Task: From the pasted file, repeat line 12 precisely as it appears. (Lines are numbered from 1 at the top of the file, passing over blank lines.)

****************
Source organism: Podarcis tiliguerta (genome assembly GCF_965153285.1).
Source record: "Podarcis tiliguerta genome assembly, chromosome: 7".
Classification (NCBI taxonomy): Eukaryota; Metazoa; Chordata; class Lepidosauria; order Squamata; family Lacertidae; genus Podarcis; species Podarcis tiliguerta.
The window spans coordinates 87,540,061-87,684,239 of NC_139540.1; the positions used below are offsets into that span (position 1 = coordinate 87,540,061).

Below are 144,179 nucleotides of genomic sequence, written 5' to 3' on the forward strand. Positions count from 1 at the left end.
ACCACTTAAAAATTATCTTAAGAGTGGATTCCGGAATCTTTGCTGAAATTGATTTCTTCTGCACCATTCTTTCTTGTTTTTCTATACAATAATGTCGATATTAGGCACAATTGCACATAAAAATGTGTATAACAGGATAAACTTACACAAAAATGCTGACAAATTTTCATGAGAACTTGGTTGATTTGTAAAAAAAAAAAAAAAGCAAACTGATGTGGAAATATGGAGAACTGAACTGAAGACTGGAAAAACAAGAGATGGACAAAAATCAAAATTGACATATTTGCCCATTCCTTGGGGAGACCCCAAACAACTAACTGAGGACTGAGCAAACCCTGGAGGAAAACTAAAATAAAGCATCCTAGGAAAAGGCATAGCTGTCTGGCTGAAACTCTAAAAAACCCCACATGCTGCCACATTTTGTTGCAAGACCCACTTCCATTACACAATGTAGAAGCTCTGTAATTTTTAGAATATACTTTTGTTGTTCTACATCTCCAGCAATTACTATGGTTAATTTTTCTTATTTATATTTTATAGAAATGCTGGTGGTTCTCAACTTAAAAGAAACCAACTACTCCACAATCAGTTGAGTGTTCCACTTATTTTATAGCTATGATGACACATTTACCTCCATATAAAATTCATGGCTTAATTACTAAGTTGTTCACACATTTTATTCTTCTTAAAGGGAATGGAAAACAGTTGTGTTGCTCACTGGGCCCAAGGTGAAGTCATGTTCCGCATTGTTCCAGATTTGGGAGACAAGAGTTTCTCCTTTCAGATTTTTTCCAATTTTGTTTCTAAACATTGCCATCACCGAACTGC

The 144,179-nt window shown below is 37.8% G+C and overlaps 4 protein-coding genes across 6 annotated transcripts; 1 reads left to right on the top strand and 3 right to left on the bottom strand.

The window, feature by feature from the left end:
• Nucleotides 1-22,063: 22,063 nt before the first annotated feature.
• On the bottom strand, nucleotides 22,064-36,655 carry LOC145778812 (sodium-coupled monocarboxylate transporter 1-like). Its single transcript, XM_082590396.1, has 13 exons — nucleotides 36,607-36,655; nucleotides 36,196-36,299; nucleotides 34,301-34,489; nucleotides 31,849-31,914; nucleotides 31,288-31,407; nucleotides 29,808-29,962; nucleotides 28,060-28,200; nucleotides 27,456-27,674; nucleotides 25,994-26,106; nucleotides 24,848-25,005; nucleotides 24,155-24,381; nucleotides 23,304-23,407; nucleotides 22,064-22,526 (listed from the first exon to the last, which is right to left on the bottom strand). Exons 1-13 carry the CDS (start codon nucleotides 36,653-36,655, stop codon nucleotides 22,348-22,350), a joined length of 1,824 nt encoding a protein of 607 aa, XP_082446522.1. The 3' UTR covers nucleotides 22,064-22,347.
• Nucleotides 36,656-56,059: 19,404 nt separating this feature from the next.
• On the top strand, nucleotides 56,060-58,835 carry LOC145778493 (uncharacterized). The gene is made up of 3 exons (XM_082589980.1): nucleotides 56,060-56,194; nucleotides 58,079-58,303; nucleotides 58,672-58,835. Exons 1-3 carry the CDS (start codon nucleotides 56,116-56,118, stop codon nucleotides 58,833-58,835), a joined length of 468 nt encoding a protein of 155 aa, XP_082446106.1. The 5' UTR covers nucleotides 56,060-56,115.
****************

• On the top strand, nucleotides 56,060-58,835 carry LOC145778493 (uncharacterized). The gene is made up of 3 exons (XM_082589980.1): nucleotides 56,060-56,194; nucleotides 58,079-58,303; nucleotides 58,672-58,835. Exons 1-3 carry the CDS (start codon nucleotides 56,116-56,118, stop codon nucleotides 58,833-58,835), a joined length of 468 nt encoding a protein of 155 aa, XP_082446106.1. The 5' UTR covers nucleotides 56,060-56,115.